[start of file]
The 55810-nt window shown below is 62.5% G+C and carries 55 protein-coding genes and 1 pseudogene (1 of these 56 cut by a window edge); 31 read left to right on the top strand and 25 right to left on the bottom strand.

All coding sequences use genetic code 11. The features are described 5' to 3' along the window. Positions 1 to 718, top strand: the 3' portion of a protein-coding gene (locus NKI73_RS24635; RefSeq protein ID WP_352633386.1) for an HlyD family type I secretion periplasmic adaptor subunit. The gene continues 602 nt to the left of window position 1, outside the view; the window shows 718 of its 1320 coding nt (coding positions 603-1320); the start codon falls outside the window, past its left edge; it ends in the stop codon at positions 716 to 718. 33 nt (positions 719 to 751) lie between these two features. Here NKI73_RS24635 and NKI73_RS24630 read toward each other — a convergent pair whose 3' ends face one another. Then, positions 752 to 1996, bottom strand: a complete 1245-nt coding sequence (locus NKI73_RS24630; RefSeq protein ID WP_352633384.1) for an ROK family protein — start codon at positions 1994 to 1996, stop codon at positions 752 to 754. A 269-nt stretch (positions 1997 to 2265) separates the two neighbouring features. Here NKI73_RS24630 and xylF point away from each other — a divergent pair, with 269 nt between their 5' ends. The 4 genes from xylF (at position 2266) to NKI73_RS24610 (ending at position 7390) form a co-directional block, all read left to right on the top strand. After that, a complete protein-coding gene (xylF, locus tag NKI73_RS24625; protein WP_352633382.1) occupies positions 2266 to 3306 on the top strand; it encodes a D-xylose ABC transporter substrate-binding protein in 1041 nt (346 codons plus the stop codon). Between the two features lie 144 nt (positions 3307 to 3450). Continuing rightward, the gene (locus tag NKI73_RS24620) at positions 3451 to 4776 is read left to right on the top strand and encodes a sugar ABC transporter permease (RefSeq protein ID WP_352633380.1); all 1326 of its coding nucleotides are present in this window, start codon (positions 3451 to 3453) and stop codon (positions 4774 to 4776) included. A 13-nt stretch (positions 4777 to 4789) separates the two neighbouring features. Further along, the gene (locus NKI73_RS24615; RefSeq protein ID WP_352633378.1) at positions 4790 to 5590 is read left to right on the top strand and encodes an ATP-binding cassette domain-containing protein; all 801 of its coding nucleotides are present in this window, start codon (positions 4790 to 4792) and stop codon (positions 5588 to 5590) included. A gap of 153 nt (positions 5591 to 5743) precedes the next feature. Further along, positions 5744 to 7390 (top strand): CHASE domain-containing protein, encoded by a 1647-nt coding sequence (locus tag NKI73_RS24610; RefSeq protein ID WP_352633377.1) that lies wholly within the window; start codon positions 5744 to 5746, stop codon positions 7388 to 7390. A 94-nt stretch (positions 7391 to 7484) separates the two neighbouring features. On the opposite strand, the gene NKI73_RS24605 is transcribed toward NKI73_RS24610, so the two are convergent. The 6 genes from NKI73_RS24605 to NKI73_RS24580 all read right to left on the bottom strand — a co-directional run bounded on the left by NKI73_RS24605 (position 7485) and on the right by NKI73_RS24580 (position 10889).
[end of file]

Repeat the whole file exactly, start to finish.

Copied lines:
The 55810-nt window shown below is 62.5% G+C and carries 55 protein-coding genes and 1 pseudogene (1 of these 56 cut by a window edge); 31 read left to right on the top strand and 25 right to left on the bottom strand.

All coding sequences use genetic code 11. The features are described 5' to 3' along the window. Positions 1 to 718, top strand: the 3' portion of a protein-coding gene (locus NKI73_RS24635; RefSeq protein ID WP_352633386.1) for an HlyD family type I secretion periplasmic adaptor subunit. The gene continues 602 nt to the left of window position 1, outside the view; the window shows 718 of its 1320 coding nt (coding positions 603-1320); the start codon falls outside the window, past its left edge; it ends in the stop codon at positions 716 to 718. 33 nt (positions 719 to 751) lie between these two features. Here NKI73_RS24635 and NKI73_RS24630 read toward each other — a convergent pair whose 3' ends face one another. Then, positions 752 to 1996, bottom strand: a complete 1245-nt coding sequence (locus NKI73_RS24630; RefSeq protein ID WP_352633384.1) for an ROK family protein — start codon at positions 1994 to 1996, stop codon at positions 752 to 754. A 269-nt stretch (positions 1997 to 2265) separates the two neighbouring features. Here NKI73_RS24630 and xylF point away from each other — a divergent pair, with 269 nt between their 5' ends. The 4 genes from xylF (at position 2266) to NKI73_RS24610 (ending at position 7390) form a co-directional block, all read left to right on the top strand. After that, a complete protein-coding gene (xylF, locus tag NKI73_RS24625; protein WP_352633382.1) occupies positions 2266 to 3306 on the top strand; it encodes a D-xylose ABC transporter substrate-binding protein in 1041 nt (346 codons plus the stop codon). Between the two features lie 144 nt (positions 3307 to 3450). Continuing rightward, the gene (locus tag NKI73_RS24620) at positions 3451 to 4776 is read left to right on the top strand and encodes a sugar ABC transporter permease (RefSeq protein ID WP_352633380.1); all 1326 of its coding nucleotides are present in this window, start codon (positions 3451 to 3453) and stop codon (positions 4774 to 4776) included. A 13-nt stretch (positions 4777 to 4789) separates the two neighbouring features. Further along, the gene (locus NKI73_RS24615; RefSeq protein ID WP_352633378.1) at positions 4790 to 5590 is read left to right on the top strand and encodes an ATP-binding cassette domain-containing protein; all 801 of its coding nucleotides are present in this window, start codon (positions 4790 to 4792) and stop codon (positions 5588 to 5590) included. A gap of 153 nt (positions 5591 to 5743) precedes the next feature. Further along, positions 5744 to 7390 (top strand): CHASE domain-containing protein, encoded by a 1647-nt coding sequence (locus tag NKI73_RS24610; RefSeq protein ID WP_352633377.1) that lies wholly within the window; start codon positions 5744 to 5746, stop codon positions 7388 to 7390. A 94-nt stretch (positions 7391 to 7484) separates the two neighbouring features. On the opposite strand, the gene NKI73_RS24605 is transcribed toward NKI73_RS24610, so the two are convergent. The 6 genes from NKI73_RS24605 to NKI73_RS24580 all read right to left on the bottom strand — a co-directional run bounded on the left by NKI73_RS24605 (position 7485) and on the right by NKI73_RS24580 (position 10889).